In order to prove to Bnei Yisrael that it was Hashem who selected Aaron to be the כהן גדול, Moshe was instructed by Hashem to tell the leader of every tribe to have the staff that has his name engraved on it placed in the Tent of Meeting in the משכן. The staff of the one Hashem had picked to be the כהן גדול will blossom.

Moshe followed the instructions given to him and the next morning the staff of Aharon blossomed and the others did not, proving that Aharon had, indeed, been selected by Hashem.

The Torah says: וַיִּרְאוּ וַיִּקְחוּ אִישׁ מַטֵּהוּ, “…they saw and they took each man his staff.” (Num. 17,24) We can understand that each one took his staff. Why does the Torah have to tell us this? The answer is that each one took his staff and showed the people that it had not blossomed.

The Torah honors them for revealing to all that they had not been chosen. They did not try to hide the results in shame but demonstrated for everyone to see the results of the test. An honest leader must reveal all to his constituents and not try to conceal the facts. The Torah recognized the heads of the tribes as true leaders who accepted the verdict they were given by Hashem.

Dvar Torah Parshat Korach 5771 2011

Korach and his followers rebelled against Moshe. We know what Korach wanted. He wanted Moshe’s position of leadership. What did Datan and Aviram and the other followers want? From the answers they gave Moshe when he asked to talk to them we may find a clue.

When Moshe summoned them to come to him, their answer was: LO NA’ALEH, “…we will not go up.” “Isn’t it enough that you took us out of a land flowing with milk and honey”, LAHAMITENU BAMIDBAR, “to cause us to die in the Wilderness?” They also added: HA’ENEY HA’ANASHIM HAHEM TENAKER, LO NA’ALEH “…if you gouge out the eyes of those men we will not go up.” (Num. 16,12-14)

What did they mean by saying they will not go up? What men were they talking about when they speak of gouging out eyes?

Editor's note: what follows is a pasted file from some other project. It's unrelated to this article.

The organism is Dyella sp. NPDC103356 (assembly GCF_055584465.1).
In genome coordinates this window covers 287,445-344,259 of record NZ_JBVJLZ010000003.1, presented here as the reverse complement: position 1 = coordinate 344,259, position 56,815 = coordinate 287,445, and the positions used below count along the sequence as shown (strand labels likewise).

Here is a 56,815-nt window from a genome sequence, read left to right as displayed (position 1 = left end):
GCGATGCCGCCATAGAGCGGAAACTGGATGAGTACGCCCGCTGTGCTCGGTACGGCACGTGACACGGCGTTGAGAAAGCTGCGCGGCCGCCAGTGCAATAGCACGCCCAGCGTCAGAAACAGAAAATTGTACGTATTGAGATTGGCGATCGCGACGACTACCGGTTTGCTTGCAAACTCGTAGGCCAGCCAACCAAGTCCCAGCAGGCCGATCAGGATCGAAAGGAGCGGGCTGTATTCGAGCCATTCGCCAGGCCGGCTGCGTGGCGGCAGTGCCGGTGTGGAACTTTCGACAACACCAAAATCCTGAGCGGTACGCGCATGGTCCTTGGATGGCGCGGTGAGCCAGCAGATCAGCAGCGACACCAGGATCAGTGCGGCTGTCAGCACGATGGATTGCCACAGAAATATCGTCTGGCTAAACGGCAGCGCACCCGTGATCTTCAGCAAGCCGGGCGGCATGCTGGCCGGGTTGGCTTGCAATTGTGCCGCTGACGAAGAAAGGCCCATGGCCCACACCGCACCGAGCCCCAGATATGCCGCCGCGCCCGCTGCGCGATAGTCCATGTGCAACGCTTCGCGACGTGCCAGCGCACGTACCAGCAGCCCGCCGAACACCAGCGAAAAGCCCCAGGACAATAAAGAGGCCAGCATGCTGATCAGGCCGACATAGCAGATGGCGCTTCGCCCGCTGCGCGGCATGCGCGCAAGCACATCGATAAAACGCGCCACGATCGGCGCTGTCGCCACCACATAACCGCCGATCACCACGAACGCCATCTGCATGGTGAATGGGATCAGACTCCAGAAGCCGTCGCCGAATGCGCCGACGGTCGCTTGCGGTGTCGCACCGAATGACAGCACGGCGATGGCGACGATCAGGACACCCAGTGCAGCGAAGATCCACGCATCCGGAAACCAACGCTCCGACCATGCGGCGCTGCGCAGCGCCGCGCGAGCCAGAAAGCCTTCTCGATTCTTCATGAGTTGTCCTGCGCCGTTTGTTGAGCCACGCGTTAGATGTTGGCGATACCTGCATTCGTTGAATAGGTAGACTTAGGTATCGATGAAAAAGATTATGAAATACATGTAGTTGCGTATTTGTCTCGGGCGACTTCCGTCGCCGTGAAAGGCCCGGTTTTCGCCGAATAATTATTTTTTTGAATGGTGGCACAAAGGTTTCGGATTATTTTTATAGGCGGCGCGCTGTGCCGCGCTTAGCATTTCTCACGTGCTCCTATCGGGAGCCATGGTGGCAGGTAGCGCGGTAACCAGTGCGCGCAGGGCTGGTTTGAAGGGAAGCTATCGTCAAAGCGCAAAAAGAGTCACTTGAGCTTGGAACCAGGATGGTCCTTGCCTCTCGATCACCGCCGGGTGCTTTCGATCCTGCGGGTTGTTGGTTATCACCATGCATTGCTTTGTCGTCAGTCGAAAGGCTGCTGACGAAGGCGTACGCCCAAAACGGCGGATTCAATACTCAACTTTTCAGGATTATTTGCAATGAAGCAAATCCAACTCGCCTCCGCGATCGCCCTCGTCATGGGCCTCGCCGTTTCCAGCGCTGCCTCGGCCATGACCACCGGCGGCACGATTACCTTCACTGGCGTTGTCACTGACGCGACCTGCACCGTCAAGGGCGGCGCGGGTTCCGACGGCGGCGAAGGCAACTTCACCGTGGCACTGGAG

If you put all of the statements together it seems to be comprehensible. This Portion follows the week before which told us about the spies who went to see the Land of Israel and came back with a discouraging and depressing report. It was then decreed by Hashem that this generation would not enter Israel but would die in the Wilderness.

This seems to be what Datan and Aviram and the others were complaining about against Moshe. “You took us out of a good land and now we will perish in the Wilderness.” “We refuse to ‘go up’ to that land because of what we heard about it.” “Are you going to gouge out the eyes of the people who reported about what they saw and try to change the facts?” This was their protest against Moshe and in effect, it blinded them and disorientated their judgment.

Dvar Torah Parshat Korach 5770 2010

Korach was proclaiming a principle that we often hear in our times – everyone is equal, KI CHOL HA’EDAH KULAM KEDOSHIM, “…for the entire assembly – all of them – are holy…”. (Num. 16,3) In fact the United States Declaration of Independence claims that “all men are created equal”. What was wrong with his contention?

His error was in one word which he added to his argument – holy. Yes, everyone is created equal but that refers to rights and freedom and liberties. It does not refer to holiness. Holiness is something that a person must acquire through his own efforts. We are taught that we are all born with a pure soul. What we do with it during our lifetime makes us different.

Holiness is something a person must strive to attain. One must make a genuine effort to live a holy life. It is not a gift. It is an achievement. Korach thought because he was born a Levite he was entitles to the same benefits of holiness as Moshe. He was incapable of distinguishing between himself and the greatness and holiness of a man like Moshe.

In life we are not entitled to everything on a silver platter. There are certain things we must earn.